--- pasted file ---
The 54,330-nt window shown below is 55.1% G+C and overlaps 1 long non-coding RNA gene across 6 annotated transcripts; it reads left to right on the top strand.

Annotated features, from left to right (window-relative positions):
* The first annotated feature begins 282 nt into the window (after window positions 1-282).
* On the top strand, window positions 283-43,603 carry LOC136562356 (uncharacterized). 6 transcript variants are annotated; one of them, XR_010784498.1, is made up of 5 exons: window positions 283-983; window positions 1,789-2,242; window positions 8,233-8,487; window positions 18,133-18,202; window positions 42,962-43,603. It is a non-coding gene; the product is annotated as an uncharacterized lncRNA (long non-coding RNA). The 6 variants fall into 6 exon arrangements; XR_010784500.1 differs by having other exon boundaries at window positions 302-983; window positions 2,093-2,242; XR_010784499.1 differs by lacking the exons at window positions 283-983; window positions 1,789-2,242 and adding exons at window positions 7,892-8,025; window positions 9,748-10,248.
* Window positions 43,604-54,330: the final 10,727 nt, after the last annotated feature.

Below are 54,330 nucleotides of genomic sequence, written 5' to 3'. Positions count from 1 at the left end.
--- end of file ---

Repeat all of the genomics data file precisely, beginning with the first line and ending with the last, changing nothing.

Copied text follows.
The 54,330-nt window shown below is 55.1% G+C and overlaps 1 long non-coding RNA gene across 6 annotated transcripts; it reads left to right on the top strand.

Annotated features, from left to right (window-relative positions):
* The first annotated feature begins 282 nt into the window (after window positions 1-282).
* On the top strand, window positions 283-43,603 carry LOC136562356 (uncharacterized). 6 transcript variants are annotated; one of them, XR_010784498.1, is made up of 5 exons: window positions 283-983; window positions 1,789-2,242; window positions 8,233-8,487; window positions 18,133-18,202; window positions 42,962-43,603. It is a non-coding gene; the product is annotated as an uncharacterized lncRNA (long non-coding RNA). The 6 variants fall into 6 exon arrangements; XR_010784500.1 differs by having other exon boundaries at window positions 302-983; window positions 2,093-2,242; XR_010784499.1 differs by lacking the exons at window positions 283-983; window positions 1,789-2,242 and adding exons at window positions 7,892-8,025; window positions 9,748-10,248.
* Window positions 43,604-54,330: the final 10,727 nt, after the last annotated feature.

Below are 54,330 nucleotides of genomic sequence, written 5' to 3'. Positions count from 1 at the left end.